Reading Place: Last Gasp of Winter

This time of year, I’m always hoping for one last snowstorm or cold snap. I love winter, and am always sad to see it go. To give the season a proper goodbye, these links celebrate all things cold things cold and snowy:

At Brevity, Amy Butcher reflects on ice skating.

At The New York Review of Books, Ian Frazier reviews a new anthology of writing about the Arctic.

Did you know there is some debate as to whether or not bears actually hibernate in winter? Slate investigates—and also fills you in the sex lives of bears, in case you were wondering.

I live near a cruise ship terminal where the Queen Mary 2 docks, and so I’ve always been curious what it would be like to take it all the way to England. At the New York Times, book reviewer Dwight Garner describes a winter crossing.

Keith Gessen embarks on a considerably less luxurious wintry crossing when he travels with a bulk carrier ship on its journey from Murmansk, Russia, to China. The ship takes a northern route through the Arctic Circle—a route that has only recently been possible, as a result of global warming.

Finally, an elegy for snow.

 

Hannah Gersen is the Dispatches Editor of The Common.

 

Reading Place: Last Gasp of Winter

Related Posts

Image of moose skulls.

On the Path from the Edison Fishery to the Moose Boneyard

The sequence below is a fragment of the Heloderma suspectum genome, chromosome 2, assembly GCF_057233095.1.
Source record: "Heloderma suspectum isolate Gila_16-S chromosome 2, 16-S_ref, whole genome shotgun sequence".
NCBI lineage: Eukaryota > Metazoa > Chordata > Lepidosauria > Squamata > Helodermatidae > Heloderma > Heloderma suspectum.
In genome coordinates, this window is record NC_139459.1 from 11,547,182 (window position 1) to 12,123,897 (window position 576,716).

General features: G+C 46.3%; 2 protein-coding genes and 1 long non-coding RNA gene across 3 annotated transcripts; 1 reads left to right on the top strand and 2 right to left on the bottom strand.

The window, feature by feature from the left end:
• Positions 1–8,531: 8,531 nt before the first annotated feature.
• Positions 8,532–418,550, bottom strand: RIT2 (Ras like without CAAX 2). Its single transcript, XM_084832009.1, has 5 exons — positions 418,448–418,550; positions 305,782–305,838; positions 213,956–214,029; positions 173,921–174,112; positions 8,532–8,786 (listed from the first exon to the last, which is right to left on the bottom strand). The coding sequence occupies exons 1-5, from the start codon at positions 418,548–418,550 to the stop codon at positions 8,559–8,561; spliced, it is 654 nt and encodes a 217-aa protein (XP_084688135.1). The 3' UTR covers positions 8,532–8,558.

RUSSELL BRAKEFIELD
The powerboat clips Scofield point and breaks away from my cabin toward the more serious waters of Lake Superior. My guide, Tom, cranes his neck to view the shore as if he’s never seen it before, though he knows these bends and inlets well. We pass the outer islands.

Lost Farm

Lost Farm

CHELSEA STEINAUER-SCUDDER
My father—a botanist and grasslands ecologist with an always-beard and a worse-for-wear baseball cap—learned his trade amongst the shushing, windswept prairies of Nebraska. He never intended to voluntarily cast himself twenty-five miles out to sea.

Holler film movie poster

Film Review: Holler

HANNAH GERSEN
In Tara Westover’s bestselling 2018 memoir, Educated, a wildly intelligent young woman finds herself stuck working in her family’s junkyard, unable to leave her isolated Idaho town even as she longs to go to college. Public school is forbidden by her fundamentalist Mormon father, so she is homeschooled with her siblings and forced to scrap metal in illegal and unsafe conditions.